An Irish Prayer
Irish Funeral Prayer, Irish Blessing, Traditional Irish
Toast, Irish Poem,
An Irish Prayer
May those who love us, love us;
and those who don't love us,
may God turn their hearts;
and if He doesn't turn their hearts,
may he turn their ankles,
so we'll know them by their limping.
Source: My Dad received this
via e-mail from a friend in Ireland.
An Irish Funeral Prayer
Death is nothing at all.
It does not count.
I have only slipped away into the next room.
Everything remains as it was.
The old life that we lived so fondly together is untouched, unchanged.
Whatever we were to each other, that we are still.
Call me by the old familiar name.
Speak of me in the easy way which you always used.
Put no sorrow in your tone.
Laugh as we always laughed at the little jokes that we enjoyed together.
Play, smile, think of me, pray for me.
Let my name be ever the household word that it always was.
Let it be spoken without effort
Life means all that it ever meant. It is the same as it ever was.
There is unbroken continuity.
Why should I be out of mind because I am out of sight?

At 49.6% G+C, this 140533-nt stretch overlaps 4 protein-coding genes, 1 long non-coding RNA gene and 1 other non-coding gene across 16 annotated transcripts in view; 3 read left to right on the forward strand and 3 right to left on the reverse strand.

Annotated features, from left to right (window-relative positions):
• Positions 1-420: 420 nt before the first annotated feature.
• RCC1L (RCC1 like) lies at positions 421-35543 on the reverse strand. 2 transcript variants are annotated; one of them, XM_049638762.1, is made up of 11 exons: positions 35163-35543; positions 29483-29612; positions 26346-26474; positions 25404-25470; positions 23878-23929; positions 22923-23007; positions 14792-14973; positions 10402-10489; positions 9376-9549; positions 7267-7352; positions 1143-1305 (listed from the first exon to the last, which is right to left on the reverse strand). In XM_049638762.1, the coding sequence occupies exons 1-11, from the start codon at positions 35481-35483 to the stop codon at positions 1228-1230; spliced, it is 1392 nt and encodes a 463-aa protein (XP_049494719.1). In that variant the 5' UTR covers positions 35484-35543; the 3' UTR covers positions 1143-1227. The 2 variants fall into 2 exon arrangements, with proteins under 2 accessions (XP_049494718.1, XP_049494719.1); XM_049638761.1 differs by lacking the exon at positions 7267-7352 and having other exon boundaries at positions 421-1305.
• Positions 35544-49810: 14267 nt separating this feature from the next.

I am but waiting for you, for an interval, somewhere very near, just around
All is well. Nothing is hurt; nothing is lost.
One brief moment and all will be as it was before.
How we shall laugh at the trouble of parting, when we meet again.
Source: derived from a sermon written by Henry Scott Holland and delivered in St. Paul's
(London) on 15 May 1910, at which time the body of King Edward VII was
lying in state at Westminster. Although not originally derived from Irish
writings, versions of this sermon have been used at
many Irish and Catholic funerals over the years.
Blessing and Toast
May the road rise up to meet you,
May the wind be ever at your back
May the sun shine warm upon your face
And the rain fall softly on your fields
And until we meet again, May God hold
you in the hollow of his hand
An Olde Irish Wish
May the raindrops fall lightly on
May the soft winds freshen your spirit
May the sunshine brighten your heart
May the burdens of the day rest lightly upon you
And may God enfold you in the mantle of His love.
An Irish Poem
We used to swim
at Gallagher's Field,
where the bottom
was almost bare,
of the river and of
the swimmers who swam
when the sun
and the Summer
and I try to remember,
whenever I can,
that I cannot remember
By William Brendan McPhillips who lived in
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